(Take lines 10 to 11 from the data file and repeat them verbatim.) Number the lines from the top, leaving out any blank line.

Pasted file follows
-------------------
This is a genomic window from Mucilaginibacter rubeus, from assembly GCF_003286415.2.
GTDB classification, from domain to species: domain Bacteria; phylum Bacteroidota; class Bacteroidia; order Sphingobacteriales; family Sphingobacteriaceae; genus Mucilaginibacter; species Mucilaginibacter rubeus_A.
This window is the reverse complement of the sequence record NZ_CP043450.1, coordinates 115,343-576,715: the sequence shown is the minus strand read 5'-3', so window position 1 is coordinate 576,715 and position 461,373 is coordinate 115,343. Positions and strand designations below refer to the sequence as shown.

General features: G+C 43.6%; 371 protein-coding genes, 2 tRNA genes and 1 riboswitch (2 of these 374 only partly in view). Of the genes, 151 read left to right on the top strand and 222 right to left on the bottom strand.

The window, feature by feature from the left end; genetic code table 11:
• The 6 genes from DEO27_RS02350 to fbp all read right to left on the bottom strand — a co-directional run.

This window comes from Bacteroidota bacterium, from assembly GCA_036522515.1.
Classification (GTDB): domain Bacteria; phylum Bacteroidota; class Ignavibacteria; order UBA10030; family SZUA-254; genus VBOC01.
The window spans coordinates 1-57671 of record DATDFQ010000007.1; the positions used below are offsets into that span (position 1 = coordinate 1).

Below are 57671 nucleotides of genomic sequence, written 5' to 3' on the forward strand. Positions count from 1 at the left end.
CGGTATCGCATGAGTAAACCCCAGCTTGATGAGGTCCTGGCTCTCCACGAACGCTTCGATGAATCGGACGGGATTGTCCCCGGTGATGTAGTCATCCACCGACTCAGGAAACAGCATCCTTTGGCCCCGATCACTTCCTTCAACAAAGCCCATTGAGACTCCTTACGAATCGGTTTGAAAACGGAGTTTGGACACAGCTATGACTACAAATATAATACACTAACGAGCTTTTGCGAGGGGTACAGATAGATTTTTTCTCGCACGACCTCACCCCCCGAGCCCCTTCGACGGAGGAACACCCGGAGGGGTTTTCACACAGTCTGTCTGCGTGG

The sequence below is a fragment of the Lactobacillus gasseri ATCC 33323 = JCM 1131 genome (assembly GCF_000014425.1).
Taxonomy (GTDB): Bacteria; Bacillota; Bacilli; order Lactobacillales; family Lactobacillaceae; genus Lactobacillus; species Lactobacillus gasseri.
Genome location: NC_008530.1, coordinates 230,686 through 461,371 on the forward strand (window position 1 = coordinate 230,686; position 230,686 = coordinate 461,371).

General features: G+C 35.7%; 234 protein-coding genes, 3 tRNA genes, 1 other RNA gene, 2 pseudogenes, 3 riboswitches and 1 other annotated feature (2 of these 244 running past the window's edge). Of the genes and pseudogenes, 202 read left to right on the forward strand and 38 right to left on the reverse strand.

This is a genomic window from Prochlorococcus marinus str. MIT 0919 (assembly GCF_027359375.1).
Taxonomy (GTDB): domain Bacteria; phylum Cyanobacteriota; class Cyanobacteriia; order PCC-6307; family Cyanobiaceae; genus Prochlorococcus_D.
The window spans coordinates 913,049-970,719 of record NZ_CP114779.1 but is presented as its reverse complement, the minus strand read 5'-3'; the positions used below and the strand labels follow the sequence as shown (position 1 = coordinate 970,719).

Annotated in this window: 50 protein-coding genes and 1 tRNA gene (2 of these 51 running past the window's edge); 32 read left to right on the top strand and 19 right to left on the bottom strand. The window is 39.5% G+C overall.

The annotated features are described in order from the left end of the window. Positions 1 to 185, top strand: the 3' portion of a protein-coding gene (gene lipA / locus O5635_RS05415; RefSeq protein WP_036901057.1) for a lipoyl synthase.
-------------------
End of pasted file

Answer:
Below are 57671 nucleotides of genomic sequence, written 5' to 3' on the forward strand. Positions count from 1 at the left end.
CGGTATCGCATGAGTAAACCCCAGCTTGATGAGGTCCTGGCTCTCCACGAACGCTTCGATGAATCGGACGGGATTGTCCCCGGTGATGTAGTCATCCACCGACTCAGGAAACAGCATCCTTTGGCCCCGATCACTTCCTTCAACAAAGCCCATTGAGACTCCTTACGAATCGGTTTGAAAACGGAGTTTGGACACAGCTATGACTACAAATATAATACACTAACGAGCTTTTGCGAGGGGTACAGATAGATTTTTTCTCGCACGACCTCACCCCCCGAGCCCCTTCGACGGAGGAACACCCGGAGGGGTTTTCACACAGTCTGTCTGCGTGG